Thursday, August 21, 2008

Booking Through Thursday - Libraries

Here's today's BTT question:

Whether you usually read off of your own book pile or from the library shelves NOW, chances are you started off with trips to the library. (There’s no way my parents could otherwise have kept up with my book habit when I was 10.) So … What is your earliest memory of a library? Who took you? Do you have you any funny/odd memories of the library?

I think I've written about my childhood library experiences before. My parents took me when I was in elementary school to the main library, but my fondest memory is of the Bookmobile that stopped at our school playground in the summer. I could go by myself and get a whole bagful of books. That was the best day of the week in the summer.

When I was a little older, I rode my bike to the library with friends. We'd load up our backpacks with books and stop at Thrifty's (a local drugstore) for 25 cent ice cream cones. The children's librarian knew all our names and saved books she thought we'd like.

Currently, my own daughter went to library story times from the time she was a toddler and the children's librarian knows her name as well. I've rediscovered the library with her and she participated in the library's summer reading program for the last three years.

What about you?

Thursday, August 14, 2008

Booking Through Thursday - Olympics

Here's today's BTT question:

You, um, may have noticed that the Olympics are going on right now, so that’s the genesis of this week’s question, in two parts:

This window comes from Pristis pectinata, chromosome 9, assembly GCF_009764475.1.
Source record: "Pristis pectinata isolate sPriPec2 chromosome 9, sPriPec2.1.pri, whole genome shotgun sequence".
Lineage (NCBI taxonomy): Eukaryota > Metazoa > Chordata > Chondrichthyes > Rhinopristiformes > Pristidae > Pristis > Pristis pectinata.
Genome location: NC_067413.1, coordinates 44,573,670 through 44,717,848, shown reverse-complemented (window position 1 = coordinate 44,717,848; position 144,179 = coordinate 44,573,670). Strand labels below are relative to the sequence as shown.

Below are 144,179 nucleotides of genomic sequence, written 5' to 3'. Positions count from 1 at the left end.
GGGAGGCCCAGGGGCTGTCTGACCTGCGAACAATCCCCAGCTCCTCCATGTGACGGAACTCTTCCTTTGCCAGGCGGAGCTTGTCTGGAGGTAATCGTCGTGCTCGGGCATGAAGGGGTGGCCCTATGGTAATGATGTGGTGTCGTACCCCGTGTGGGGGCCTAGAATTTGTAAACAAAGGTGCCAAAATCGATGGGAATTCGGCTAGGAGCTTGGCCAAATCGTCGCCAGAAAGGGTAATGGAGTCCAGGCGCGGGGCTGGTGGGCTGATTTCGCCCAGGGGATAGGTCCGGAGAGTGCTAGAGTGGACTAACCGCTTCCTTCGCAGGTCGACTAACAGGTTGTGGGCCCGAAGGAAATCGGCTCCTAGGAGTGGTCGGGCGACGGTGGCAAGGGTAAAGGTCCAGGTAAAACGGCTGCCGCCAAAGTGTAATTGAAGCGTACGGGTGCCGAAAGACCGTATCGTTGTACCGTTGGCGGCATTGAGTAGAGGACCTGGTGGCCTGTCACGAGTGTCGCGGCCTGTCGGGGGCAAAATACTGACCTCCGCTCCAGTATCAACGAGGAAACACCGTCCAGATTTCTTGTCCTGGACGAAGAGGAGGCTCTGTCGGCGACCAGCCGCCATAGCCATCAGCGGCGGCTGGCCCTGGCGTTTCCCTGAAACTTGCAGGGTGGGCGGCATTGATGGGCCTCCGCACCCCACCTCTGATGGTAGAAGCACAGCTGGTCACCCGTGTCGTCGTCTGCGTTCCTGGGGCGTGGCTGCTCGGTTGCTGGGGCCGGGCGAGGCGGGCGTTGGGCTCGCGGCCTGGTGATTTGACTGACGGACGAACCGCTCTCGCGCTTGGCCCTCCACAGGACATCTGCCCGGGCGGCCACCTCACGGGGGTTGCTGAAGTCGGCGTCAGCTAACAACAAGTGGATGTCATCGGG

• Do you or have you ever read books about the Olympics? About sports in general?
  • Fictional ones? Or non-fiction? Or both?

And, Second:

  • Do you consider yourself a sports fan?
  • Because, of course, if you’re a rabid fan and read about sports constantly, there’s a logic there; if you hate sports and never read anything sports-related, that, too … but you don’t have to love sports to enjoy a good sports story.
  • (Or a good sports movie, for that matter. Feel free to expand this into a discussion about “Friday Night Lights” or “The Natural” or whatever…)
I honestly can't remember any book I've read specifically about the Olympics. However, I have read a few sports related books - mostly ice skating with SurferGirl or hockey. One I'd highly recommend is by a former hockey player, now minor league hockey coach called So Your Son Wants to be in the NHL. It was a memoir of Bylsma's early years in hockey including times when he lived with coaches or teams away from his family. It is a very cautionary tale about the need for balance in a kid's life. I have recommended it to sports-crazed parents a number of times.